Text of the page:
Awhile back at work, I had transferred one patient of mine to a different unit and picked up another at 11 PM, a frequent occurrence. My new patient was originally some distance away (it's a big care unit) so I had to move her to be side-by-side with my first patient. I introduced myself and explained why we were moving. She was pleasant and rather sleepy. While the patient care assistant and I rolled her bed down the hall, she nodded off. By report from the previous nurse, she hadn't been sleeping well so this was good for her. She didn't have any medications due and so after a quick physical assessment, I let her be to get her rest.
When I came back from lunch around 1:30 AM another nurse in my section was walking down the hallway to get me. My lady had woken up, shouted loudly for help, and then promptly dismissed two different nurses from her bedside.
"She's a little crazy," the nurse told me.
I went to her bedside and asked what was wrong. She requested that she be rolled out into the hallway and left alone. I replied that I couldn't do that, there would be no one to look after her. She retorted that she didn't need anyone and besides, we'd been ignoring her all night. Oh, and that there was "no way you people graduated from nursing school." OK, so we have confusion with an obstreperous streak mixed in.
I calmly explained that I was her nurse,
"See my badge here says RN and that we haven't been ignoring you. You've been asleep."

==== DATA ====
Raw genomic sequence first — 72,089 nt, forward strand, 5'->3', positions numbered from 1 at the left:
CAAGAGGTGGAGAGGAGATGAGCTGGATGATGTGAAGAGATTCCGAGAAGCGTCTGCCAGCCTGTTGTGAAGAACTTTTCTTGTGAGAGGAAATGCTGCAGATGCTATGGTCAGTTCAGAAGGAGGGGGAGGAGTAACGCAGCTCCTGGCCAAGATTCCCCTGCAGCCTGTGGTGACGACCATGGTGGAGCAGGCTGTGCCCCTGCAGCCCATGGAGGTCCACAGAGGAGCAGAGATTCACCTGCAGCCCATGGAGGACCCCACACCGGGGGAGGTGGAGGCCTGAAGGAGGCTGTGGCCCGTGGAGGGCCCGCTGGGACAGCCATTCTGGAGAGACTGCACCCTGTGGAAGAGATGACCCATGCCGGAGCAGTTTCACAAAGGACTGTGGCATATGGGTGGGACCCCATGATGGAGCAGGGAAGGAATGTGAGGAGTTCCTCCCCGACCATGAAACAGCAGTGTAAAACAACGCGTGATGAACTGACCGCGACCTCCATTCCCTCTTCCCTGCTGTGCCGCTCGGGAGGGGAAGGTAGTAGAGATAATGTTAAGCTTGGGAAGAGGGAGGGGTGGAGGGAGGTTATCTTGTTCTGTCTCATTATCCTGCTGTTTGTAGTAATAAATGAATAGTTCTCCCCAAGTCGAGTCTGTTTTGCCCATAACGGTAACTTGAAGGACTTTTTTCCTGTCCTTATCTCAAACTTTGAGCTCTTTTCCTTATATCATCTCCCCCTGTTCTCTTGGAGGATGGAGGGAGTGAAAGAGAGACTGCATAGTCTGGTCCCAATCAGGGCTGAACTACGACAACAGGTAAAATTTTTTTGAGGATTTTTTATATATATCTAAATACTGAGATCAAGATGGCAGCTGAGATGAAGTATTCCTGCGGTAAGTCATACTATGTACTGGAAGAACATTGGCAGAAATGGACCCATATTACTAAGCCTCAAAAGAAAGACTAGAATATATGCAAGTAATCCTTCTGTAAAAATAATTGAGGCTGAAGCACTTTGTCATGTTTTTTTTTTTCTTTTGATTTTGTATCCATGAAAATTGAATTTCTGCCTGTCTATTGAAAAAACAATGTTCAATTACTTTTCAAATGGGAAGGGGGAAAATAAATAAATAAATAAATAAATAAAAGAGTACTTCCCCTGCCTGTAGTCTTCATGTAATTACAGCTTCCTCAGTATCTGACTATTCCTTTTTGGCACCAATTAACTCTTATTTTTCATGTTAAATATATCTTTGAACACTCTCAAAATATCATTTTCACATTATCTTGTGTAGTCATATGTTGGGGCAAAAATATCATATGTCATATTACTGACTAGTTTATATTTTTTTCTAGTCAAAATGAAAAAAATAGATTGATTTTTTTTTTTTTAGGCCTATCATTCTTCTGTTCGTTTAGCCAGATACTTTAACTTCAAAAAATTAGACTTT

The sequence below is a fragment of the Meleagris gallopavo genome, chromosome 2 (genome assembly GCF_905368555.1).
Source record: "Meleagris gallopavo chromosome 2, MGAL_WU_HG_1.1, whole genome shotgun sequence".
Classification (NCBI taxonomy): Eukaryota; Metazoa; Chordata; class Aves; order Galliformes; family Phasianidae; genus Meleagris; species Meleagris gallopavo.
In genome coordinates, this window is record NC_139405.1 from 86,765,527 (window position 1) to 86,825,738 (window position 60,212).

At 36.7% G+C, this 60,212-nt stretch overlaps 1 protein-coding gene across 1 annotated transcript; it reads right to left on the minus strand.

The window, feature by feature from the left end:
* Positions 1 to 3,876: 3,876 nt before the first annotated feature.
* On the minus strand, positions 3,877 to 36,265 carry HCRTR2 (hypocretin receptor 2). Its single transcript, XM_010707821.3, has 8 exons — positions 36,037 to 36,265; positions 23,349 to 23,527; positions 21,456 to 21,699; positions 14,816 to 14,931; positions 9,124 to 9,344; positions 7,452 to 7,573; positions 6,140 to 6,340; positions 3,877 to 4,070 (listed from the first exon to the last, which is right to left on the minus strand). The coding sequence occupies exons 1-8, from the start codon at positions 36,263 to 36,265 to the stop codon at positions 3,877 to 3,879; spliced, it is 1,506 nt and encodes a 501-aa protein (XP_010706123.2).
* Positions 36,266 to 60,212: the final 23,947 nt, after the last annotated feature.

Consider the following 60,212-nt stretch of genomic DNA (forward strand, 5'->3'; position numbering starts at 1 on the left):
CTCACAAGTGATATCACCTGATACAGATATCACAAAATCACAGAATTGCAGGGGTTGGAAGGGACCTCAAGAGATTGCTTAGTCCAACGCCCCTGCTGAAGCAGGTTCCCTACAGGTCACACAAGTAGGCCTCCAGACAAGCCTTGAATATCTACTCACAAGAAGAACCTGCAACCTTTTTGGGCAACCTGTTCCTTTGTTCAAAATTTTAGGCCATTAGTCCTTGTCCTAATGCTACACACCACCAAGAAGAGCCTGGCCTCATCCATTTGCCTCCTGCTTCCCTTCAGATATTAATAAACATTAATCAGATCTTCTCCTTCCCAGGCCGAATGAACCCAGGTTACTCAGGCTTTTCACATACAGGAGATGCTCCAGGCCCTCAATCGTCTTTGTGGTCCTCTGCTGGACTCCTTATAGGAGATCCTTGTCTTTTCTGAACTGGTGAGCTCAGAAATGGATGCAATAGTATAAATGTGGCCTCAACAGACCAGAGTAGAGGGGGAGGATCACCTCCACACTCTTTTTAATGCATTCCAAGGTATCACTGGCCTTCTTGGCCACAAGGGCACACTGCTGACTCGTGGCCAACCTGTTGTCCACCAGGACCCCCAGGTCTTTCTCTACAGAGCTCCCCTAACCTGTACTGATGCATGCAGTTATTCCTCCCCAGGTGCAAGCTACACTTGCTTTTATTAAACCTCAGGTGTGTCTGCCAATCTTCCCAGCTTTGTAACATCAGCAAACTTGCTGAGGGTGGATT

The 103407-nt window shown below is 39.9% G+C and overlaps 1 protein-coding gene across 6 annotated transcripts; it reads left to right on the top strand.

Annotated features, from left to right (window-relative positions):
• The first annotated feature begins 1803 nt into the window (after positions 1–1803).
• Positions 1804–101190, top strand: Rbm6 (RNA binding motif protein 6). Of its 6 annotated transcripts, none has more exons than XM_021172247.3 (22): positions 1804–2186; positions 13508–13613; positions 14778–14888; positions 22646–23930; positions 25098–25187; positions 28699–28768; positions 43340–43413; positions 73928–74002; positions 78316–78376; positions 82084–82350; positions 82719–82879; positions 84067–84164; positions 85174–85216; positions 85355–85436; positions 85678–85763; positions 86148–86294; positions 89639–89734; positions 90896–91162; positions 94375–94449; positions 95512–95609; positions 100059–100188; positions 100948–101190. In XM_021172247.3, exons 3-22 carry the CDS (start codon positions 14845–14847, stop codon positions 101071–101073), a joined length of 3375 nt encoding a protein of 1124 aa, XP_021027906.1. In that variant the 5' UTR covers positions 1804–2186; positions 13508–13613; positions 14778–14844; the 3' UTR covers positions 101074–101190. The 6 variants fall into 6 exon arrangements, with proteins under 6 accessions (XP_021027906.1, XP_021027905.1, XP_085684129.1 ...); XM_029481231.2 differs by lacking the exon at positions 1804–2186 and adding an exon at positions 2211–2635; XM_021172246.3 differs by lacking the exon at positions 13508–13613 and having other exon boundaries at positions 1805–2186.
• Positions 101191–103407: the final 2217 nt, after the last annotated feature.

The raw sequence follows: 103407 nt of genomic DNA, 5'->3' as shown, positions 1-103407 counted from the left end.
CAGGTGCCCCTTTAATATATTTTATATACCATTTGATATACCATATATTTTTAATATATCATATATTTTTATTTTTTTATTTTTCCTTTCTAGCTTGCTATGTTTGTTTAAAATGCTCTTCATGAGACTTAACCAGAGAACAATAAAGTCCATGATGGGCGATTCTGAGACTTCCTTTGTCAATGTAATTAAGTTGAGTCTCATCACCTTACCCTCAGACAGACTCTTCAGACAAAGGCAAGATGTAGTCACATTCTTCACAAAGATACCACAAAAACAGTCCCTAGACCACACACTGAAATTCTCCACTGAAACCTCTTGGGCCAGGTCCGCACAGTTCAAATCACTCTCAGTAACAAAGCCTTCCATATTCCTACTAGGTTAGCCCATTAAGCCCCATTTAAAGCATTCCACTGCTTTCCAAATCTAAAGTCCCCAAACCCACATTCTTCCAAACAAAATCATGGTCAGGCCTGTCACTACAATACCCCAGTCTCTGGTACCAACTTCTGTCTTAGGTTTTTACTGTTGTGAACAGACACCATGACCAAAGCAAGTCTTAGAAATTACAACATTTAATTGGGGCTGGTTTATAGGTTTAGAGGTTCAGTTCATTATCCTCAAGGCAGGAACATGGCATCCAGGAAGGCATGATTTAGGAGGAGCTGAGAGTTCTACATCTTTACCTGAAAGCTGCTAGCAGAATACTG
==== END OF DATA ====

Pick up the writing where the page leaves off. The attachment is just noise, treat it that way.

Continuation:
She snorted, "I have not been asleep. Now take me back downstairs."
Now I was confused, "M'am, you are downstairs."
"No I'm not. A doctor stood right there at the foot of my bed and said I was being moved upstairs."
"M'am that was me, not a doctor, and I said we were moving you to a different part of the unit. You'll leave the ICU and go upstairs to a regular room tomorrow."
She just wasn't buying that. I realized I'd already been doing it, but I cast my mind back to my psychiatric hospital days and broke out my mental health skills. Was she feeling anxious? "Don't try that with me." A different tack then, a distraction with an offer of a drink. "No, you'll put something in it." OK. Could I change the dressing over her surgical incision? "You're not touching me mister." Thinking it might be cause I'm a man, I offered to get a female nurse. "If they really are a nurse."
We went round and round, me trying to reassure and reorient her, she denying anything I said. After she refused to let me draw blood for ordered lab work (painless for her thanks to a catheter already inserted in an artery), I ended up calling her daughter and son. They said they'd come up and talk to her. When I went back to her bed, she was sound asleep again. The kids showed up a little later and talked her through all the nursing care we needed to do. We went outside for a little conference.
Nothing was explicitly said, but I got the feeling that their mom had always been strong-willed. They'd picked up the knowledge somewhere that morphine could cause confusion, especially in older folks. That's true, but she hadn't received any for a whole day. Could be lingering medication effects, could be not enough quality sleep, could be after effects of being on a heart bypass machine during surgery which can cause memory loss and confusion. They thanked me for my patience and headed off to a very early breakfast. I went back in to find her asleep again. Excellent.
About a hour later, after finishing up my other patient's bath and dressing change he said, "Thanks Doc."
As I always do, I corrected him, "Oh I'm not a doctor."
"Well," he said with a mischievous grin, "You're not really a nurse so..."
Funny guy. It was nice to break out the psych skills again, and thank goodness she didn't really get riled up and try to get out of bed or something. So it worked out all right.